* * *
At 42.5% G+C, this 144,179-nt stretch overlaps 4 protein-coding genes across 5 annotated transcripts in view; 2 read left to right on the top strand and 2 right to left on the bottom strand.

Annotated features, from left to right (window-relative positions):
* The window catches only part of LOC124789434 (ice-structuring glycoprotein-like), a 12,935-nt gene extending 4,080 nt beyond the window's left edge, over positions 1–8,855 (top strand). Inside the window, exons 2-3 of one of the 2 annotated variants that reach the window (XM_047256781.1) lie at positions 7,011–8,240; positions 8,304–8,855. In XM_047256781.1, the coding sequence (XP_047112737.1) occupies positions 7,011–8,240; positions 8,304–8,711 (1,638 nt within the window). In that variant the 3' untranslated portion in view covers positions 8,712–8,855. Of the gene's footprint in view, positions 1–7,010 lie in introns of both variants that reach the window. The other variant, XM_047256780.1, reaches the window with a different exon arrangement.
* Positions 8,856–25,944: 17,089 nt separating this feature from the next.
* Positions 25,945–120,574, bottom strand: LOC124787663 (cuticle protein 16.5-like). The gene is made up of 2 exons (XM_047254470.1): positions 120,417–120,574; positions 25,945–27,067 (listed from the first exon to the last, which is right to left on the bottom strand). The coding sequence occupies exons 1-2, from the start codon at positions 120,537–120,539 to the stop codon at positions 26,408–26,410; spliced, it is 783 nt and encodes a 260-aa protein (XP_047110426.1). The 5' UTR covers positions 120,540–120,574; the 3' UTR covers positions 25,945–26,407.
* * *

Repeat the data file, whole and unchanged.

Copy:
At 42.5% G+C, this 144,179-nt stretch overlaps 4 protein-coding genes across 5 annotated transcripts in view; 2 read left to right on the top strand and 2 right to left on the bottom strand.

Annotated features, from left to right (window-relative positions):
* The window catches only part of LOC124789434 (ice-structuring glycoprotein-like), a 12,935-nt gene extending 4,080 nt beyond the window's left edge, over positions 1–8,855 (top strand). Inside the window, exons 2-3 of one of the 2 annotated variants that reach the window (XM_047256781.1) lie at positions 7,011–8,240; positions 8,304–8,855. In XM_047256781.1, the coding sequence (XP_047112737.1) occupies positions 7,011–8,240; positions 8,304–8,711 (1,638 nt within the window). In that variant the 3' untranslated portion in view covers positions 8,712–8,855. Of the gene's footprint in view, positions 1–7,010 lie in introns of both variants that reach the window. The other variant, XM_047256780.1, reaches the window with a different exon arrangement.
* Positions 8,856–25,944: 17,089 nt separating this feature from the next.
* Positions 25,945–120,574, bottom strand: LOC124787663 (cuticle protein 16.5-like). The gene is made up of 2 exons (XM_047254470.1): positions 120,417–120,574; positions 25,945–27,067 (listed from the first exon to the last, which is right to left on the bottom strand). The coding sequence occupies exons 1-2, from the start codon at positions 120,537–120,539 to the stop codon at positions 26,408–26,410; spliced, it is 783 nt and encodes a 260-aa protein (XP_047110426.1). The 5' UTR covers positions 120,540–120,574; the 3' UTR covers positions 25,945–26,407.